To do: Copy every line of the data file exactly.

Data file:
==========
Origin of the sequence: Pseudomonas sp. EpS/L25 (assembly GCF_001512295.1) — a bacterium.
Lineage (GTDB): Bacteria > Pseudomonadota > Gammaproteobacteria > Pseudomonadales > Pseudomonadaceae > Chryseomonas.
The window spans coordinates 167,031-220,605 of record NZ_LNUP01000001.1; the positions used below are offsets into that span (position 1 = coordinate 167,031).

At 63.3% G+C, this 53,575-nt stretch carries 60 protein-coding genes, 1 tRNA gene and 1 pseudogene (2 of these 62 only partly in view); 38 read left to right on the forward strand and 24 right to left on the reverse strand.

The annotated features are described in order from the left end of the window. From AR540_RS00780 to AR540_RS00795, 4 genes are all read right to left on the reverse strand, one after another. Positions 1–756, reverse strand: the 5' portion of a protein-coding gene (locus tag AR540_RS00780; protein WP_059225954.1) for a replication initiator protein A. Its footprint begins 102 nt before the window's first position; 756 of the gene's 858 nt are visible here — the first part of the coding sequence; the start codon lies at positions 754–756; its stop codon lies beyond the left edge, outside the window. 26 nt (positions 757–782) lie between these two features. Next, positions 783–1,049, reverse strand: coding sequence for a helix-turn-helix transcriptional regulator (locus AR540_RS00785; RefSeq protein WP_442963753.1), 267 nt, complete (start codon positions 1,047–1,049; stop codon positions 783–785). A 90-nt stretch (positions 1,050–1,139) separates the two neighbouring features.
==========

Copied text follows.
Origin of the sequence: Pseudomonas sp. EpS/L25 (assembly GCF_001512295.1) — a bacterium.
Lineage (GTDB): Bacteria > Pseudomonadota > Gammaproteobacteria > Pseudomonadales > Pseudomonadaceae > Chryseomonas.
The window spans coordinates 167,031-220,605 of record NZ_LNUP01000001.1; the positions used below are offsets into that span (position 1 = coordinate 167,031).

At 63.3% G+C, this 53,575-nt stretch carries 60 protein-coding genes, 1 tRNA gene and 1 pseudogene (2 of these 62 only partly in view); 38 read left to right on the forward strand and 24 right to left on the reverse strand.

The annotated features are described in order from the left end of the window. From AR540_RS00780 to AR540_RS00795, 4 genes are all read right to left on the reverse strand, one after another. Positions 1–756, reverse strand: the 5' portion of a protein-coding gene (locus tag AR540_RS00780; protein WP_059225954.1) for a replication initiator protein A. Its footprint begins 102 nt before the window's first position; 756 of the gene's 858 nt are visible here — the first part of the coding sequence; the start codon lies at positions 754–756; its stop codon lies beyond the left edge, outside the window. 26 nt (positions 757–782) lie between these two features. Next, positions 783–1,049, reverse strand: coding sequence for a helix-turn-helix transcriptional regulator (locus AR540_RS00785; RefSeq protein WP_442963753.1), 267 nt, complete (start codon positions 1,047–1,049; stop codon positions 783–785). A 90-nt stretch (positions 1,050–1,139) separates the two neighbouring features.